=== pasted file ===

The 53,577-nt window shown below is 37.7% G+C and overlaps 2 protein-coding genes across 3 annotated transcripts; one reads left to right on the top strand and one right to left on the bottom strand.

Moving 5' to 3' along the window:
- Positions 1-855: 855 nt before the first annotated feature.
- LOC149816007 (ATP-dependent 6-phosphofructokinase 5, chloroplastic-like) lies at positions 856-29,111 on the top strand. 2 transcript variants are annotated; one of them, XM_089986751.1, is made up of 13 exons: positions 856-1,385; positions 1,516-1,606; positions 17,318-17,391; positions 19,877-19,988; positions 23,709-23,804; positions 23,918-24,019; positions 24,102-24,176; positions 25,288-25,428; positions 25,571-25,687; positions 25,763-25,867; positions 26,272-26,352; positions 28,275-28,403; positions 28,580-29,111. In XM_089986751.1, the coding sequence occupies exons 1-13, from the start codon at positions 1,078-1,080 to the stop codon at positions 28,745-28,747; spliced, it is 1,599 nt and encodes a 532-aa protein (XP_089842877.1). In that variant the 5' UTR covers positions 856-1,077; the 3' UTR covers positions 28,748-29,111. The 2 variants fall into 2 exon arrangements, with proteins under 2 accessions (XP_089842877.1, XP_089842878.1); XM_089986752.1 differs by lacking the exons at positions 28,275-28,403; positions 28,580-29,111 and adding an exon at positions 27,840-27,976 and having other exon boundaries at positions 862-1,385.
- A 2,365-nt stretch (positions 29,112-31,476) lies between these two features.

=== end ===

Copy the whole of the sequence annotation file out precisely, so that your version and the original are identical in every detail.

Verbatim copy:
The 53,577-nt window shown below is 37.7% G+C and overlaps 2 protein-coding genes across 3 annotated transcripts; one reads left to right on the top strand and one right to left on the bottom strand.

Moving 5' to 3' along the window:
- Positions 1-855: 855 nt before the first annotated feature.
- LOC149816007 (ATP-dependent 6-phosphofructokinase 5, chloroplastic-like) lies at positions 856-29,111 on the top strand. 2 transcript variants are annotated; one of them, XM_089986751.1, is made up of 13 exons: positions 856-1,385; positions 1,516-1,606; positions 17,318-17,391; positions 19,877-19,988; positions 23,709-23,804; positions 23,918-24,019; positions 24,102-24,176; positions 25,288-25,428; positions 25,571-25,687; positions 25,763-25,867; positions 26,272-26,352; positions 28,275-28,403; positions 28,580-29,111. In XM_089986751.1, the coding sequence occupies exons 1-13, from the start codon at positions 1,078-1,080 to the stop codon at positions 28,745-28,747; spliced, it is 1,599 nt and encodes a 532-aa protein (XP_089842877.1). In that variant the 5' UTR covers positions 856-1,077; the 3' UTR covers positions 28,748-29,111. The 2 variants fall into 2 exon arrangements, with proteins under 2 accessions (XP_089842877.1, XP_089842878.1); XM_089986752.1 differs by lacking the exons at positions 28,275-28,403; positions 28,580-29,111 and adding an exon at positions 27,840-27,976 and having other exon boundaries at positions 862-1,385.
- A 2,365-nt stretch (positions 29,112-31,476) lies between these two features.